Plant-Based Eating

With Fall Harvest coming to a close, now is a perfect time to start enjoying the amazing foods that our earth can provide.

Have you increasingly heard of “Plant Based Eating”? It seems that the phrase Veganism is taking a backseat and allowing Plant Based Diets to emerge and shine.

Plant Based Diets focus on consuming minimally processed foods and eating a balanced plate utilizing the plate method– half your plate with fruits and vegetables, one quarter of your plate whole grains, and one quarter of your plate as protein– with whole foods which came out of the earth that way. Examples of whole foods include whole beans, brown rice, vegetables, fruit and edamame. These foods all have something in common- they are rich in nutrients, high in fiber, and supply endless health benefits when incorporated daily into your diet. By eliminating animal products such as meat and dairy, many sources of saturated fatshave been removed from the diet, and food is focused around what is available, in season, and provides the best nutrition for your body.

Starting in 2015, the Physicians Committee recommends incorporating plant based eating into a healthy diet and lifestyle. However, for an individual with type 2 diabetes, eating a Plant Based Diet may appear to be extremely high in Carbohydrates compared to a typical meal. Without any animal products, plants must be used to supply your body with protein. Even though plant sources of protein such as beans and whole grains contain carbohydrates, the fiber and minerals in these foods interact with your body for slower digestion and maintain blood sugar levels longer. You may be eating “more” Carbs, but these sources of carbohydrates are beneficial to Hemoglobin A1C as compared to processed grains and other foods which are stripped of their fiber content.

Research studies have shown that switching to Plant Based Eating can reduce Hemoglobin A1C by as much as 1 point in 12 weeks, despite a small increase in the amount of Carbs eaten at each meal. While studies are based on 100% plant-based diets, even gradual changes to plant-based eating results in health benefits! Try 1 plant based meal per week to start by gradually decreasing the animal products like meat and cheese and increasing whole foods such as whole beans, and protein rich vegetables.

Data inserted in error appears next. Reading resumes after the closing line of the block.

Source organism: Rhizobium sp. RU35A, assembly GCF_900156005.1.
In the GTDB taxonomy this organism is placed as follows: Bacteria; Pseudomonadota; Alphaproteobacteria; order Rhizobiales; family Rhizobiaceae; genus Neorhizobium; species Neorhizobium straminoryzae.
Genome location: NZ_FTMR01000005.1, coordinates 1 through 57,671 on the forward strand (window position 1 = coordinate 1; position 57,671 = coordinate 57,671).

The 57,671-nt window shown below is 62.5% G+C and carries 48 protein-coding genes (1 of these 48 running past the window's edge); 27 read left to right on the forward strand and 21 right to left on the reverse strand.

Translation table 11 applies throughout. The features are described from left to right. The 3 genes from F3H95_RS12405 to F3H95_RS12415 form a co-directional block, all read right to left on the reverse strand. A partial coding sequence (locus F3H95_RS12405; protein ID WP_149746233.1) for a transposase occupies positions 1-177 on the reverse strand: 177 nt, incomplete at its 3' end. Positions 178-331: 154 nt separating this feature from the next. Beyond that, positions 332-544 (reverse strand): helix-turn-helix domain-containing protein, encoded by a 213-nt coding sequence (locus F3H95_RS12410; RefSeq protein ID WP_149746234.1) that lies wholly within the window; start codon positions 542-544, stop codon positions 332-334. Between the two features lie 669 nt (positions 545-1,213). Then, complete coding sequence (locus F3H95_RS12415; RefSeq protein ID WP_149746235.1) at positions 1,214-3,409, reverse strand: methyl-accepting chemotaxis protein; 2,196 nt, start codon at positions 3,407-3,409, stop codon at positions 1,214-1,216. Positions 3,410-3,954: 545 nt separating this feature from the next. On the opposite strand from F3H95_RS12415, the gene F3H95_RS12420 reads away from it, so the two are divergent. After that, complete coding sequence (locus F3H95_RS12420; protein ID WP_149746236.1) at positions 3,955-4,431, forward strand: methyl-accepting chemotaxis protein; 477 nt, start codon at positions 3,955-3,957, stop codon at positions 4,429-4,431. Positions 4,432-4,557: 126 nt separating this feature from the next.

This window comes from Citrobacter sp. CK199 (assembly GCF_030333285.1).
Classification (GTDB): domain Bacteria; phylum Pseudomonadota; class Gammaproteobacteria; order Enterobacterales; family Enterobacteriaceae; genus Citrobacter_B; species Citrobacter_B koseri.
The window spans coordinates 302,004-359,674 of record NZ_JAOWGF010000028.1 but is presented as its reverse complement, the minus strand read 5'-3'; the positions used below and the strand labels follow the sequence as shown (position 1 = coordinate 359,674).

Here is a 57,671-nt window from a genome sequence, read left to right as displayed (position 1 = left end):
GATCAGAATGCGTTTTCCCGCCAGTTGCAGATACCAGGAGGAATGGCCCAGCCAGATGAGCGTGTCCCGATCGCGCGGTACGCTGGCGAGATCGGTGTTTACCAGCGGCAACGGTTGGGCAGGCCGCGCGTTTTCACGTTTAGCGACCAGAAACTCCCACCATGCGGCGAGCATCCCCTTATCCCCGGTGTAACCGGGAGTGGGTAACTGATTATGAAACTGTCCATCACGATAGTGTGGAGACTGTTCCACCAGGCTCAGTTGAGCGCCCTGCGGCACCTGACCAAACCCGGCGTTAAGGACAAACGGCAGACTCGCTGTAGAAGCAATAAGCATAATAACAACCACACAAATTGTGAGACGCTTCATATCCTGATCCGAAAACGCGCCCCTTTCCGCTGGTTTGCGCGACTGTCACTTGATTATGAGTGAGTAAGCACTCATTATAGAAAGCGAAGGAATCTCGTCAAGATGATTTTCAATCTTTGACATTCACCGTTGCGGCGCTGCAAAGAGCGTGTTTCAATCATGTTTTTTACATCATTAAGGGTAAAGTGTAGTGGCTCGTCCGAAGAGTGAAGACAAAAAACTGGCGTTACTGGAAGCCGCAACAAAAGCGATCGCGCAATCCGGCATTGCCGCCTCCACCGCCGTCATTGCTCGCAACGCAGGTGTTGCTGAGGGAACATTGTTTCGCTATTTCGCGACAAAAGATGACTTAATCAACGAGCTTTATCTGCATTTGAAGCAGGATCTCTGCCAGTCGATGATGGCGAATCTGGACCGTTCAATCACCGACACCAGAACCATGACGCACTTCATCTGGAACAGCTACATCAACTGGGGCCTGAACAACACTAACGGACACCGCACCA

Many individuals are concerned with not getting enough protein, and eating too many calories on the plant based diet. Many plant-based protein sources such as peanuts and beans are energy dense, and provide lots of calories. For this reason, limit yourself to 1-2 servings of nuts per day and measure out portion sizes as you start to teach yourself what a portion of protein looks like in plant form. Additionally, as whole plant foods are rich in fiber and nutrients, plant based protein sources often leave you feeling fuller longer and help decrease portion sizes. The average person requires about 50-60g protein per day, which can be achieved using only plants. Aim for about 20g of protein per meal using the guide below for extremely protein-dense plant-based whole foods.

Plant Source
Amount
Protein (g)
Calories
Almonds
1/4 cups
6
180
Black Beans
1 cup cooked
15
230
Chickpeas
1 cup cooked
15
269
Edamame
1 cup cooked
19
188
Kidney Beans
1 cup cooked
8
120
Lentils
1 cup cooked
18
230
Lima Beans
1 cup cooked
15
216
Peanuts
1 oz
7
170
Pumpkin seeds
1 oz
5
127

Plant Based Eating may seem like a drastic change, yet the health benefits extend beyond decreasing Hemoglobin A1C. Along with decreasing fasting blood sugars over time-without an increase in medication- plant based eating can help lower blood pressure, lower LDL (“bad”) Cholesterol, increase HDL (“good”) cholesterol, and help in weight loss and hunger control.

Try returning to foods that came out of the earth this Fall and Winter and allow the benefits of whole foods to help you control your Diabetes.

This article represents the opinions, thoughts, and experiences of the author; none of this content has been paid for by any advertiser. The Type2Diabetes.com team does not recommend or endorse any products or treatments discussed herein. Learn more about how we maintain editorial integrity here.

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